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Articles About Orchids
Dendrobium nobile   
   It is beginning to look like winter here in the Orchid Garden. All the leaves in their vivid fall colors have fallen to the ground forgotten for another year. Old man winter is blowing his frosty breath on the plants and trees sending them cold and shivering to their winter beds. Believe it or not, there are some orchids that love this winter weather and have evolved needing the cold to help them prepare to burst forth into full spring colors. If it gets near freezing and even sometimes an occasional light frost where you live, these orchids would love to call your garden home.

   This group of orchids belongs to the "noble" Dendrobium genus. Do not confuse these Dendrobiums with the warmer growing Dendrobium phalaenopsis types, that are found in many of the stores. The easiest way to tell them apart is the D. phalaenopsis types have long branching flowering inflorescence and the D. nobile types produce their flowers attached to the canes.
   Members of this "Dendrobium nobile" type orchids are grouped together based on their similar environmental requirements. Most of the species mentioned in this article are native to regions north of the Tropic of Cancer, these orchids can hardly be described as tropical.
   With the change of the day-length and cooler night temperatures of the coming winter, the nobile Dendrobiums and their hybrids begin to make their transition preparing for their winter nap. Their leaves turn yellow and fall off, not needing them for the next few months. By the time winter arrives they will be in a complete dormant condition.
   From November to February keep the plants dry. A light spraying is permissible if the canes are very shriveled but should not be necessary. Provide lots of light and good air circulation. By spring the plants will look very neglected with shriveled pseudobulbs and no leaves and if you did not know better you would think they were dead and ready for the trash heap.
   In February the signs of growth activity should be appearing. After the cold of winter, they prefer day temperatures of 13 oC to 29 oC and night temperatures around 10 oC. From March to the end for August the growing period begins and you will see new growth and leaves. New roots may not be seen until April when the flowering becomes established.
    If the nobiles did not receive sufficient cold during the winter they will produce keikis instead of flowers. If you provide them with their particular needs during the winter, they will produce fragrant flowers which emerge from the top of their canes all the way down to the roots. These orchids are very fragrant and will fill your garden with their seducing scent. Many of the hybrids of this type have been bred and trained so the “canes” are grown upright.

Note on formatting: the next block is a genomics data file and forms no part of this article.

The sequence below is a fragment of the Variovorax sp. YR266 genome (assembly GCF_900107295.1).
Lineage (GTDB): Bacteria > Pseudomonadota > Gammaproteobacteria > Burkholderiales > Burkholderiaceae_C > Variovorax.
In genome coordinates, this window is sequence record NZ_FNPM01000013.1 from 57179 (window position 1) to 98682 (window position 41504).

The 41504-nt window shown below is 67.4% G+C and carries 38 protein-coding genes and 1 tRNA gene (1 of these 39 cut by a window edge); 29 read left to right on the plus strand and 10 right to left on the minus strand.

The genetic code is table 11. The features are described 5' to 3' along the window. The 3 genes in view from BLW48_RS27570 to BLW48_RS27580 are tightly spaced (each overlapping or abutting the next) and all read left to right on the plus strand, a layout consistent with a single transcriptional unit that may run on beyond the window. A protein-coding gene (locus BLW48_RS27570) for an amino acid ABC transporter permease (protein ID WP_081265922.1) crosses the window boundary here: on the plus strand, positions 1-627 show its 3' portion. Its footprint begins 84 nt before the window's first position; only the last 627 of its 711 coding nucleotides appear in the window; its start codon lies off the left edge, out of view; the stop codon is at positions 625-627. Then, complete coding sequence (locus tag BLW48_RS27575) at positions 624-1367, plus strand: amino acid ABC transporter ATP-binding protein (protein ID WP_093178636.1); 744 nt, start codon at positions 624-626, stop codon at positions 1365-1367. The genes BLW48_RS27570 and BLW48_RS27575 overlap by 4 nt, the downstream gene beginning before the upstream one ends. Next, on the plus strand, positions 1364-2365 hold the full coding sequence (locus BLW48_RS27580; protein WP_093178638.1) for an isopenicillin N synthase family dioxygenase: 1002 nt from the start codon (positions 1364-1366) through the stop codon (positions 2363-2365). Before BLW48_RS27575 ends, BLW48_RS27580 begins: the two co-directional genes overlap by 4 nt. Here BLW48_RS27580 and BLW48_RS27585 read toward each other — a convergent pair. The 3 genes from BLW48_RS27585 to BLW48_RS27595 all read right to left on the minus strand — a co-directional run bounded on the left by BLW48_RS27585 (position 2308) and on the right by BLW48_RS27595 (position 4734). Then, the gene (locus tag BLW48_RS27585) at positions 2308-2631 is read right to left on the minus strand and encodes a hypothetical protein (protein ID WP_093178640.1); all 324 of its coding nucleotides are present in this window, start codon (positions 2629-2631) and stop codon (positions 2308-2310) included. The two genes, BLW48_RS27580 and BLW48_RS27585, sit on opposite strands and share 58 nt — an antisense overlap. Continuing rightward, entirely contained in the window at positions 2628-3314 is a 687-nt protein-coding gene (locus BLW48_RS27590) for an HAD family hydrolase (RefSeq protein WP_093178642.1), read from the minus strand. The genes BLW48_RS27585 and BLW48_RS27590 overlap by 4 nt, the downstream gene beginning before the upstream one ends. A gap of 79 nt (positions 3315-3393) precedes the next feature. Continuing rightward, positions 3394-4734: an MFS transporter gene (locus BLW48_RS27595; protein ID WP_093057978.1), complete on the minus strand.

Dendrobium nobile
   The weight of the flowers often will bend the canes back to the normal pendulous shape.
   Thanks to the hybridizes they have been able to produced some selected clones of species and hybrids that have been hybridized for people who cannot cultivate the cold growing nobiles in their homes/greenhouses.
   In November I have beautiful flowers appearing on some of my nobiles. As the days shorten many of my nobiles will produce flowers in the fall without giving them the very cold temperatures. I keep my greenhouse in around 16 °c during the night and I do reduce the water during the winter. D. findleyanum ‘Sailor Boy’ blooms in November for me. This species grows in the mountains of Burma and Thailand.
   Dendrobium nobile is one of the relatively few orchid species, which is rich in alkaloids and is used in traditional Chinese medicine, in the "Chin Shih Hu" herbal tea cooked from its dried stems. The extract has tonic and antipyretic effects. This species contains over a dozen alkaloids and the first alkaloide from any orchid species (called nobiline), was isolated from D. nobile by Japanese scientists, in 1932.
   With this "first" D. nobile played an important role in orchid alkaloide research.
Some of the cool growing nobile types worth growing are D. wardianum, which is native to the mountains of Assam, Burma and Thailand.
Dendrobium nobile painting by Sue Abonyi
    D. falconeri is a close relative of this species; D. gratiosissimum, D. lituiflorum and D. transparens all feature very fragrant flowers. The general rule as you pick and choose your Dendrobium is the size of the “canes/stems.” The thinner the stems are the more difficult it is to provide the proper dry, cold rest period for them. Remember if you get it wrong they will not bloom for you.
  You should follow these basic rules when growing orchids that require a dry rest and cool period.
1: Cold and dry   November, December, January and February
2: Warm and dry    Slowly increase moisture and temperature March, April and May.
3: Warm and wet     June, July and August keep the plants warm and wet; do not allow them to dry out.
4: Cooler but still warm    Temperatures and moisture should decrease in September and October.
   If you follow these simply rules your “winter orchids” should bloom every year for you. The main thing in growing these types of orchids is the hardest. Forget them!
   Don’t pamper them and worry over them like an old mother chicken with her chicks. If you pick up the watering can or raise the thermostat just once can interrupt old mother nature's sleep and your orchids will not bloom. Be firm and you will be rewarded.